Nonprofit organizations are responsible for providing a significant level of social services across the United States, often in collaboration with government agencies (Smith & Lipsky, 1993). In this work, they address some of the most pressing issues in society – including homelessness, poverty, health care and education (Andrews & Entwistle, 2010). While many of these organizations consider location and accessibility crucial to supporting their clients – often locating services near bus or train stops, for example - less is known about the impact of new technologies, including transportation network companies (TNCs, also called ridehail services) like Lyft and Uber, on nonprofit accessibility. These technologies, which are re-shaping transportation in both urban and suburban communities, are expected to dramatically change community mobility and the accessibility of services individuals seek.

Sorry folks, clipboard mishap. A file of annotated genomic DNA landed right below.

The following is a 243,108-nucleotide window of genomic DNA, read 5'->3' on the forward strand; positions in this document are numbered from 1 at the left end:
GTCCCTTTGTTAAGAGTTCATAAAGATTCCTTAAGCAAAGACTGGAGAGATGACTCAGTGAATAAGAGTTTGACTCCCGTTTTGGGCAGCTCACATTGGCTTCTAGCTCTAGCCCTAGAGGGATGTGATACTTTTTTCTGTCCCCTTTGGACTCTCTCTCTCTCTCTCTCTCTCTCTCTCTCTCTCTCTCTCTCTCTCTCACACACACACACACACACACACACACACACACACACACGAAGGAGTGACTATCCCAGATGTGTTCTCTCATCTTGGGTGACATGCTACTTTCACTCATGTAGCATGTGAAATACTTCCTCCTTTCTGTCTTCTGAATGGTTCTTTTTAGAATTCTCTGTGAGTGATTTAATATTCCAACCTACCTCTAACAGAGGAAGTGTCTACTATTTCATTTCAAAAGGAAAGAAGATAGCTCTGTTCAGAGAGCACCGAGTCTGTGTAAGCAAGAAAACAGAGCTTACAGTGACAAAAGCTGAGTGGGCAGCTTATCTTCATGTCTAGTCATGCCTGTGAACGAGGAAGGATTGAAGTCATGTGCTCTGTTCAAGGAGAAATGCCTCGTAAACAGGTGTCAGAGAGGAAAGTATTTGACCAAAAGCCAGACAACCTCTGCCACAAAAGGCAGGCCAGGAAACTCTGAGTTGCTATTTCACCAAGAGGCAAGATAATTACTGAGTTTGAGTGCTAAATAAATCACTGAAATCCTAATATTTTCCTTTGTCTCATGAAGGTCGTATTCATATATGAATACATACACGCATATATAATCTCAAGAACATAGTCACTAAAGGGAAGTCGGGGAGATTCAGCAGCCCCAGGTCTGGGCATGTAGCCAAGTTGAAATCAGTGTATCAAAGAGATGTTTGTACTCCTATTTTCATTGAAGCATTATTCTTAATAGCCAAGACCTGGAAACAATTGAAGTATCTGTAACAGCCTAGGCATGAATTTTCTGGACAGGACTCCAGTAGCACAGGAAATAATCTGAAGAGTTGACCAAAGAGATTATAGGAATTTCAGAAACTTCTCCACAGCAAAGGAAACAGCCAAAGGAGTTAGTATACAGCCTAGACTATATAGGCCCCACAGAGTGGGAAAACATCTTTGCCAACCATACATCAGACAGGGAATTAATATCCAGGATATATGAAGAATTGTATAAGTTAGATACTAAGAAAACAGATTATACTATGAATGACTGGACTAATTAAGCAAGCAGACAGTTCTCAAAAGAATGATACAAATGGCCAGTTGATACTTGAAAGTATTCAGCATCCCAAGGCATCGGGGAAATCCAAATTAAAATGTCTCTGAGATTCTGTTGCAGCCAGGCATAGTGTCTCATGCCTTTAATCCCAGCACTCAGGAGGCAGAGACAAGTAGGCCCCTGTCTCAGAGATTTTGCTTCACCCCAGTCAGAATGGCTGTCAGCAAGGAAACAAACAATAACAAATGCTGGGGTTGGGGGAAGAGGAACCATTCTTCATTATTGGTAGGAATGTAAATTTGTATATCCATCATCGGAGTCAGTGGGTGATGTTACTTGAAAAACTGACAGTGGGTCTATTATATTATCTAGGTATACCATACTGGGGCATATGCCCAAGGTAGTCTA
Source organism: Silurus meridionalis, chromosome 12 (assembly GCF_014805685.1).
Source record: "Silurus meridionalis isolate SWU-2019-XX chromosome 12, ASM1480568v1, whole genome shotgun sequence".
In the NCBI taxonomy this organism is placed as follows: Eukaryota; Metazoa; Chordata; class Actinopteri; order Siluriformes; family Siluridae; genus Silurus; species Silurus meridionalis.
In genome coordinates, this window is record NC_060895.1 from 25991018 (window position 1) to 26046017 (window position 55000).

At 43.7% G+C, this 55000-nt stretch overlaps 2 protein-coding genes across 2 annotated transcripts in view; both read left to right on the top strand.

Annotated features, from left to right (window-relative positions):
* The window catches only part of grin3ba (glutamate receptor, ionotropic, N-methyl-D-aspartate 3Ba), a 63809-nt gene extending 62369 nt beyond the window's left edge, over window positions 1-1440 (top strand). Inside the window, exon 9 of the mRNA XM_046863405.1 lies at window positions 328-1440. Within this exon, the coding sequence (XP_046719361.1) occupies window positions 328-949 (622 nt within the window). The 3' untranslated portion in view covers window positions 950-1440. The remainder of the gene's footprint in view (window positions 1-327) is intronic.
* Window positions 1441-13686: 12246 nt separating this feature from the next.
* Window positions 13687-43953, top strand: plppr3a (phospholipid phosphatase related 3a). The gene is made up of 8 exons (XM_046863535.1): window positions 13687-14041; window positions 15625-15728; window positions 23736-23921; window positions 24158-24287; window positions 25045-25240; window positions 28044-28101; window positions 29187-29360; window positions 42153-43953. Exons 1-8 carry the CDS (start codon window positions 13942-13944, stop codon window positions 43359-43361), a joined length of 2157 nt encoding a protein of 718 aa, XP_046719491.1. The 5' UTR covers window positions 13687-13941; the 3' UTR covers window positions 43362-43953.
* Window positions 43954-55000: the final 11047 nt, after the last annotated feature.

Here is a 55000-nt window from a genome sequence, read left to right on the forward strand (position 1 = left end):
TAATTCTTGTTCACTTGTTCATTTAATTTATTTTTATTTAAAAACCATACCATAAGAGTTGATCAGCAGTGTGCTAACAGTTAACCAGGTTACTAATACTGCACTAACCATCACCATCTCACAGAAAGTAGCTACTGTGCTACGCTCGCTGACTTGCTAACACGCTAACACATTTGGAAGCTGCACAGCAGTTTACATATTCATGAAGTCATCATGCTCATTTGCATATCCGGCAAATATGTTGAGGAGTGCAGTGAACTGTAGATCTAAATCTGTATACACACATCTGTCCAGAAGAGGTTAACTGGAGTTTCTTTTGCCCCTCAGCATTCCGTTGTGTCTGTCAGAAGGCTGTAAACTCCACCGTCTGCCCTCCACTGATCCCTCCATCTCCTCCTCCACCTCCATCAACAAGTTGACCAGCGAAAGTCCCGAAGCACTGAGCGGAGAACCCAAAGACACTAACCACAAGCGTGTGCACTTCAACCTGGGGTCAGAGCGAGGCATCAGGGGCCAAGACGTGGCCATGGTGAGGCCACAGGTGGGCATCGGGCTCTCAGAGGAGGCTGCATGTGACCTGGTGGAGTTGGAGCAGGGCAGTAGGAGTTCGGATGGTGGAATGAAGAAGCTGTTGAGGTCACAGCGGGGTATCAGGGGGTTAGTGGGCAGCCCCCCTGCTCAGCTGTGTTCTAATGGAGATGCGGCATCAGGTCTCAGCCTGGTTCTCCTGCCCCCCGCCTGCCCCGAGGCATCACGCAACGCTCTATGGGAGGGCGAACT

In addition, while transportation planners and public managers are beginning to develop a body of knowledge of the impact of new technologies on communities, the nonprofit sector has not yet systematically considered how to integrate TNCs and other technologies into their work with clients and other stakeholders. Do these services help fill gaps in client mobility needs? How are nonprofit organizations considering these services in meeting client needs? How do clients use TNCs to access social services and what are the obstacles to their use? This exploratory and qualitative study will be among the first of its kind to measure the impact of TNCs on community mobility, and their roles in providing access to nonprofit human services. This study includes semi-structured interviews with nonprofit executives and focus groups with clients in Seattle to explore opportunities and obstacles with TNC use. This study is set in Seattle as part of a larger study with Uber and Lyft data from the city. This study will inform our understanding of access to nonprofit services – especially those often provided for by government grants and contracts, and inform the development of evidence-based strategies for nonprofit managers seeking to reach clients that do not have access to personal vehicles or other transit options.